US4311489A (en) * 1978-08-04 1982-01-19 Norton Company Coated abrasive having brittle agglomerates of abrasive grain
EP0008868A1 (en) * 1978-08-04 1980-03-19 Norton Company Coated abrasive having brittle agglomerates of abrasive grain and a process of producing the latter
US4481016A (en) * 1978-08-18 1984-11-06 Campbell Nicoll A D Method of making tool inserts and drill bits
US4393021A (en) * 1981-06-09 1983-07-12 Vereinigte Schmirgel Und Maschinen-Fabriken Ag Method for the manufacture of granular grit for use as abrasives
US4575384A (en) * 1984-05-31 1986-03-11 Norton Company Grinding wheel for grinding titanium
US5049166A (en) * 1990-02-27 1991-09-17 Washington Mills Ceramics Corporation Light weight abrasive tumbling media and method of making same
EP0444824A2 (en) * 1990-03-02 1991-09-04 Minnesota Mining And Manufacturing Company Granular abrasive
US5039311A (en) * 1990-03-02 1991-08-13 Minnesota Mining And Manufacturing Company Abrasive granules
EP0444824A3 (en) * 1990-03-02 1992-04-01 Minnesota Mining And Manufacturing Company Abrasive granules
JP2559106Y2 (en) 1990-03-02 1998-01-14 ミネソタ マイニング アンド マニュファクチャリング カンパニー Grinding for coarse grains
US5078753A (en) * 1990-10-09 1992-01-07 Minnesota Mining And Manufacturing Company Coated abrasive containing erodable agglomerates
US5496386A (en) * 1993-03-18 1996-03-05 Minnesota Mining And Manufacturing Company Coated abrasive article having diluent particles and shaped abrasive particles
US5584896A (en) * 1993-03-18 1996-12-17 Minnesota Mining And Manufacturing Company Coated abrasive article having diluent particles and shaped abrasive particles
US5975988A (en) * 1994-09-30 1999-11-02 Minnesota Mining And Manfacturing Company Coated abrasive article, method for preparing the same, and method of using a coated abrasive article to abrade a hard workpiece
US6217413B1 (en) * 1994-09-30 2001-04-17 3M Innovative Properties Company Coated abrasive article, method for preparing the same, and method of using a coated abrasive article to abrade a hard workpiece
US7670473B1 (en) 1998-12-01 2010-03-02 Uzoh Cyprian E Workpiece surface influencing device designs for electrochemical mechanical processing and method of using the same
US7204917B2 (en) 1998-12-01 2007-04-17 Novellus Systems, Inc. Workpiece surface influencing device designs for electrochemical mechanical processing and method of using the same
US20030121774A1 (en) * 1998-12-01 2003-07-03 Uzoh Cyprian E. Workpiece surface influencing device designs for electrochemical mechanical processing and method of using the same
US20040221515A1 (en) * 2000-10-06 2004-11-11 3M Innovative Properties Company Ceramic aggregate particles
US6881483B2 (en) 2000-10-06 2005-04-19 3M Innovative Properties Company Ceramic aggregate particles
US20020160694A1 (en) * 2000-10-06 2002-10-31 3M Innovative Properties Company Agglomerate abrasive grain and a method of making the same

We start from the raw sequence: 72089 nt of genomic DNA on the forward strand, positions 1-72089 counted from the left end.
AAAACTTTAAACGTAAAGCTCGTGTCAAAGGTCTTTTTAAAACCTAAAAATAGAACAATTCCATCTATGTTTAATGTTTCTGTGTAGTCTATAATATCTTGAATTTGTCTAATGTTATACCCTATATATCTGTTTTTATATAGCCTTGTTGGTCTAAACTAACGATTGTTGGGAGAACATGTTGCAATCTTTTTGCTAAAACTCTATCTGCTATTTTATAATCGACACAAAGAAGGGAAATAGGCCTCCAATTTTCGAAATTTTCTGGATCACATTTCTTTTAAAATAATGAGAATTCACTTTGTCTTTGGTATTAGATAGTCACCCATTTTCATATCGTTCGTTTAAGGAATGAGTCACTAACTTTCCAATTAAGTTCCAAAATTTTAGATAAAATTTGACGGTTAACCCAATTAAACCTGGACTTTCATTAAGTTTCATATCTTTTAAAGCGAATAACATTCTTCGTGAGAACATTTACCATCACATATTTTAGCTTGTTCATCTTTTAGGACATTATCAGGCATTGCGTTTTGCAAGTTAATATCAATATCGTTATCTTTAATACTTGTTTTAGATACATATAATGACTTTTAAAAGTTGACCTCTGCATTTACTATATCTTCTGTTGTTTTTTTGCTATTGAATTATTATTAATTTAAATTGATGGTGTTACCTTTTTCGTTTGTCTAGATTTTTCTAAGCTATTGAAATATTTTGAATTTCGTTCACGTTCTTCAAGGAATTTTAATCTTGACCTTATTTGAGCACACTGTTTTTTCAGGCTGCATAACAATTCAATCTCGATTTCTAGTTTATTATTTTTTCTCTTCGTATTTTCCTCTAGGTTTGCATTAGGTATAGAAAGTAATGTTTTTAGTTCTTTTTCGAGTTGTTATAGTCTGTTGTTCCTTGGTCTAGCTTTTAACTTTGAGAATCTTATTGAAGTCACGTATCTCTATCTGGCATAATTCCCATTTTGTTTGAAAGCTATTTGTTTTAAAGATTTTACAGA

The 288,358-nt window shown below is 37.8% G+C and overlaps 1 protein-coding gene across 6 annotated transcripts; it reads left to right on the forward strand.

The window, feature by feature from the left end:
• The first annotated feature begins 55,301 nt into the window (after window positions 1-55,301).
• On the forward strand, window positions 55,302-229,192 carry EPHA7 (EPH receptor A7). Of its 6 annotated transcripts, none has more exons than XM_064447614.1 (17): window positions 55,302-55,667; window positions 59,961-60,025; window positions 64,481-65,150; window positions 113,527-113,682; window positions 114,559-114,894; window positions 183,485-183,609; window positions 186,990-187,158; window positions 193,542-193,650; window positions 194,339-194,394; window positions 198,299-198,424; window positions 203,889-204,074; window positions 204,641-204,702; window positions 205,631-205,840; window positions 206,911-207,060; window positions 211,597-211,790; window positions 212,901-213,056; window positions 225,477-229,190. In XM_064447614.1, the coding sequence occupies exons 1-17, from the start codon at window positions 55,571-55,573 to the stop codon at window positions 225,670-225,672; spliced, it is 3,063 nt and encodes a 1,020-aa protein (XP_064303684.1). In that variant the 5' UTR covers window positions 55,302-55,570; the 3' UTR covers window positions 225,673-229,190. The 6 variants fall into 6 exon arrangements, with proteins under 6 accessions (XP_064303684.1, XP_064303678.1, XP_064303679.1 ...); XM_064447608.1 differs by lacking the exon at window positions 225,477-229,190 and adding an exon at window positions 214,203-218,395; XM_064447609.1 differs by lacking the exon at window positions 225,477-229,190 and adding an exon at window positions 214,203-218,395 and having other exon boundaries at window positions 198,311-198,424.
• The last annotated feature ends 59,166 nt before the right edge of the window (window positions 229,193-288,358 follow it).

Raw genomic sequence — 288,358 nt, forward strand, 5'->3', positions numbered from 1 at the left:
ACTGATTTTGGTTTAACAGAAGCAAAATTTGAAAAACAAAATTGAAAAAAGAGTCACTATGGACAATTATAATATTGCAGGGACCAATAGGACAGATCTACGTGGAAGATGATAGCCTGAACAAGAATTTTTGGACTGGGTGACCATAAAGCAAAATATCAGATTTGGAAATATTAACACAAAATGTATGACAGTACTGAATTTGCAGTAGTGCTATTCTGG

US6790126B2 (en) 2000-10-06 2004-09-14 3M Innovative Properties Company Agglomerate abrasive grain and a method of making the same
US6913824B2 (en) 2000-10-16 2005-07-05 3M Innovative Properties Company Method of making an agglomerate particle
US6620214B2 (en) 2000-10-16 2003-09-16 3M Innovative Properties Company Method of making ceramic aggregate particles
US6521004B1 (en) 2000-10-16 2003-02-18 3M Innovative Properties Company Method of making an abrasive agglomerate particle
US20040026833A1 (en) * 2000-10-16 2004-02-12 3M Innovative Properties Company Method of making an agglomerate particle
US20080085660A1 (en) * 2002-04-11 2008-04-10 Saint-Gobain Abrasives, Inc. Abrasive Articles with Novel Structures and Methods for Grinding
US20050026553A1 (en) * 2002-04-11 2005-02-03 Bonner Anne M. Method of centerless grinding
US6679758B2 (en) 2002-04-11 2004-01-20 Saint-Gobain Abrasives Technology Company Porous abrasive articles with agglomerated abrasives
US20050101225A1 (en) * 2002-04-11 2005-05-12 Eric Bright Porous abrasive articles with agglomerated abrasives and method for making the agglomerated abrasives
US7544114B2 (en) 2002-04-11 2009-06-09 Saint-Gobain Technology Company Abrasive articles with novel structures and methods for grinding
US6988937B2 (en) 2002-04-11 2006-01-24 Saint-Gobain Abrasives Technology Company Method of roll grinding
DE10392532B4 (en) * 2002-04-11 2006-04-06 Saint-Gobain Abrasives, Inc., Worcester Porous abrasive articles having abrasive agglomerates and methods of making the abrasive agglomerates
US7077723B2 (en) 2002-04-11 2006-07-18 Saint-Gobain Abrasives Technology Company Porous abrasive articles with agglomerated abrasives and method for making the agglomerated abrasives
US20060160476A1 (en) * 2002-04-11 2006-07-20 Saint-Gobain Abrasives, Inc. Porous abrasive articles with agglomerated abrasives and method for making the agglomerated abrasives
US7090565B2 (en) 2002-04-11 2006-08-15 Saint-Gobain Abrasives Technology Company Method of centerless grinding
US20060211342A1 (en) * 2002-04-11 2006-09-21 Bonner Anne M Abrasive articles with novel structures and methods for grinding
EP2455185A2 (en) 2002-04-11 2012-05-23 Saint-Gobain Abrasives, Inc. Porous abrasive articles with agglomerated abrasives and method for making the agglomerated abrasives
US7422513B2 (en) 2002-04-11 2008-09-09 Saint-Gobain Abrasives Technology Company Porous abrasive articles with agglomerated abrasives
US7275980B2 (en) 2002-04-11 2007-10-02 Saint-Gobain Abrasives Technology Company Abrasive articles with novel structures and methods for grinding
DE10392508B4 (en) * 2002-04-11 2013-04-18 Saint-Gobain Abrasives, Inc. A bonded abrasive tool, method of grinding with a grinding wheel and method for creep feed grinding